n. ~ The use of scientific techniques to examine, gather (or recover), and analyze information in a way that maintains its integrity.
Developed in large part to gather evidence during investigations of potential criminal activity, forensics can be used in other contexts to more fully understand the nature of materials being studied for a wide range of purposes.
- Black's 9th 2009 (†382 p. 721): forensics ~ 1. The art of argumentative discourse. – 2. The branch of law enforcement dealing with legal evidence relating to firearms and ballistics. forensic linguistics ~ The science or technique that evaluates the linguistic characteristics of written oral communications, usu. to determine authorship. forensic medicine ~ The branch of medicine that established or interprets evidence using scientific or technical facts, such as ballistics.
- American Forensics 2017 (†880 ): "Forensics" is a word rooted in the Western world's classical experience. The Greeks organized contests for speakers that developed and recognized the abilities their society felt central to democracy. These exercises acquired the title "forensics," derived from the Latin term for ensis and closely related to forum. Because the training in this skill of public advocacy, including the development of evidence, found one of its important venues in the law courts, the term "forensic" has also become associated with the art and science of legal evidence and argument. [The American Forensic Association] researches and trains in the earlier and more global skills of argument and public advocacy. (†2643)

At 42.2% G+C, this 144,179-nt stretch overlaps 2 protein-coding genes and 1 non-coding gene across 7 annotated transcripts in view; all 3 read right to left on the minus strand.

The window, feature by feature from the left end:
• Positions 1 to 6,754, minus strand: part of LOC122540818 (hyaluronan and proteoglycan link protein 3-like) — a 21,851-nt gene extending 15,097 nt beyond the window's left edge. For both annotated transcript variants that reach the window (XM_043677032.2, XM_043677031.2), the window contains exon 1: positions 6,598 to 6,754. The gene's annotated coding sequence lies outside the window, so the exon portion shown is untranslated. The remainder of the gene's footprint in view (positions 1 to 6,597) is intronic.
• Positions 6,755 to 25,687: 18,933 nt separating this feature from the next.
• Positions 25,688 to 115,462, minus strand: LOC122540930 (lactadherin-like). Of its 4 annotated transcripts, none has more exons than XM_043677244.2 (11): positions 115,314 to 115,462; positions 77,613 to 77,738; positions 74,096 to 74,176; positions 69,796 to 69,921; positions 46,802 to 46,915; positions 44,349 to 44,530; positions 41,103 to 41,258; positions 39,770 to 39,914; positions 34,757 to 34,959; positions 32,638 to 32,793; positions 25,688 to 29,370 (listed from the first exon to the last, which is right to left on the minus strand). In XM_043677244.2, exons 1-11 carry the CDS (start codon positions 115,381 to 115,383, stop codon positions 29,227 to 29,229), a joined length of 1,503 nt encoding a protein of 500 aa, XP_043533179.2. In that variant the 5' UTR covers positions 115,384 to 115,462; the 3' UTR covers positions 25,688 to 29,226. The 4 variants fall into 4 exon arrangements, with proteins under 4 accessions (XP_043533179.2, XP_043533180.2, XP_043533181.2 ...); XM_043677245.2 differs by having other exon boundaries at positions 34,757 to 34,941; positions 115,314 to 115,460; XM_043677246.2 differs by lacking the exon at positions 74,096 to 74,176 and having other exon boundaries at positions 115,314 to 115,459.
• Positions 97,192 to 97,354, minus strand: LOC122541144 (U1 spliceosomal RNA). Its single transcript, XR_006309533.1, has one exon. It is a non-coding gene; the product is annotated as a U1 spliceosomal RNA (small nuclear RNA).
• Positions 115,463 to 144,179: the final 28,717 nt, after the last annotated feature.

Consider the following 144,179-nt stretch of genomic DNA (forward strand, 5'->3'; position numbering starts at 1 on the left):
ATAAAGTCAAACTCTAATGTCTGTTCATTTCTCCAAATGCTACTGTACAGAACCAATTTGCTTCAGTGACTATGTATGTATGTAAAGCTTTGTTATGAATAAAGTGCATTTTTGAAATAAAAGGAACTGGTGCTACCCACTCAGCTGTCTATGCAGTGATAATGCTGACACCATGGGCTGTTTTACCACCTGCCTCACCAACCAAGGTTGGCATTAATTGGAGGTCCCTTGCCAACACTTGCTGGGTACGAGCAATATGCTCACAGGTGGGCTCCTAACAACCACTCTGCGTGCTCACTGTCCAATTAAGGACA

- CNSS-4009 (†730 p.31): The practice of gathering, retaining, and analyzing computer-related data for investigative purposes in a manner that maintains the integrity of the data. (†1729)